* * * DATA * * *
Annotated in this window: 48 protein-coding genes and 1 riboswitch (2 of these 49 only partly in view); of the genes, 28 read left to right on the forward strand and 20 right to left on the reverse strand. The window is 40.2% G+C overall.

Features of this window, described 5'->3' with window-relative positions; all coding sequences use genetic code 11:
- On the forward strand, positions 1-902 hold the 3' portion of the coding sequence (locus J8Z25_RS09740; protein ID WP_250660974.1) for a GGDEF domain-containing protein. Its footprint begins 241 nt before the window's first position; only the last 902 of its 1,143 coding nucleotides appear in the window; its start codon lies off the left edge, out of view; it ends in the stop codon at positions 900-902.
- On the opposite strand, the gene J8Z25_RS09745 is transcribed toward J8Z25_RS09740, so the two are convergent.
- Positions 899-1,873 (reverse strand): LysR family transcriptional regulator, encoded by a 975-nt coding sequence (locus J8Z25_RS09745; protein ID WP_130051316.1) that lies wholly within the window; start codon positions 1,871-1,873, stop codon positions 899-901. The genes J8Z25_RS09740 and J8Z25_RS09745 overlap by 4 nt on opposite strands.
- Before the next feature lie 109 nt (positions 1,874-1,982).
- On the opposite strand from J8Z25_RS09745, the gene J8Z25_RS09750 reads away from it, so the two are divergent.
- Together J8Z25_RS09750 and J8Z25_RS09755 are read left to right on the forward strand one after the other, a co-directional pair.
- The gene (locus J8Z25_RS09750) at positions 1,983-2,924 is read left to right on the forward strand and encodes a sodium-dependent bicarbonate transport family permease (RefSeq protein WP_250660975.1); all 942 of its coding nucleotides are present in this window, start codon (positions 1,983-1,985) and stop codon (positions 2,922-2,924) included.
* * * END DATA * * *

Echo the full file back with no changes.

Annotated in this window: 48 protein-coding genes and 1 riboswitch (2 of these 49 only partly in view); of the genes, 28 read left to right on the forward strand and 20 right to left on the reverse strand. The window is 40.2% G+C overall.

Features of this window, described 5'->3' with window-relative positions; all coding sequences use genetic code 11:
- On the forward strand, positions 1-902 hold the 3' portion of the coding sequence (locus J8Z25_RS09740; protein ID WP_250660974.1) for a GGDEF domain-containing protein. Its footprint begins 241 nt before the window's first position; only the last 902 of its 1,143 coding nucleotides appear in the window; its start codon lies off the left edge, out of view; it ends in the stop codon at positions 900-902.
- On the opposite strand, the gene J8Z25_RS09745 is transcribed toward J8Z25_RS09740, so the two are convergent.
- Positions 899-1,873 (reverse strand): LysR family transcriptional regulator, encoded by a 975-nt coding sequence (locus J8Z25_RS09745; protein ID WP_130051316.1) that lies wholly within the window; start codon positions 1,871-1,873, stop codon positions 899-901. The genes J8Z25_RS09740 and J8Z25_RS09745 overlap by 4 nt on opposite strands.
- Before the next feature lie 109 nt (positions 1,874-1,982).
- On the opposite strand from J8Z25_RS09745, the gene J8Z25_RS09750 reads away from it, so the two are divergent.
- Together J8Z25_RS09750 and J8Z25_RS09755 are read left to right on the forward strand one after the other, a co-directional pair.
- The gene (locus J8Z25_RS09750) at positions 1,983-2,924 is read left to right on the forward strand and encodes a sodium-dependent bicarbonate transport family permease (RefSeq protein WP_250660975.1); all 942 of its coding nucleotides are present in this window, start codon (positions 1,983-1,985) and stop codon (positions 2,922-2,924) included.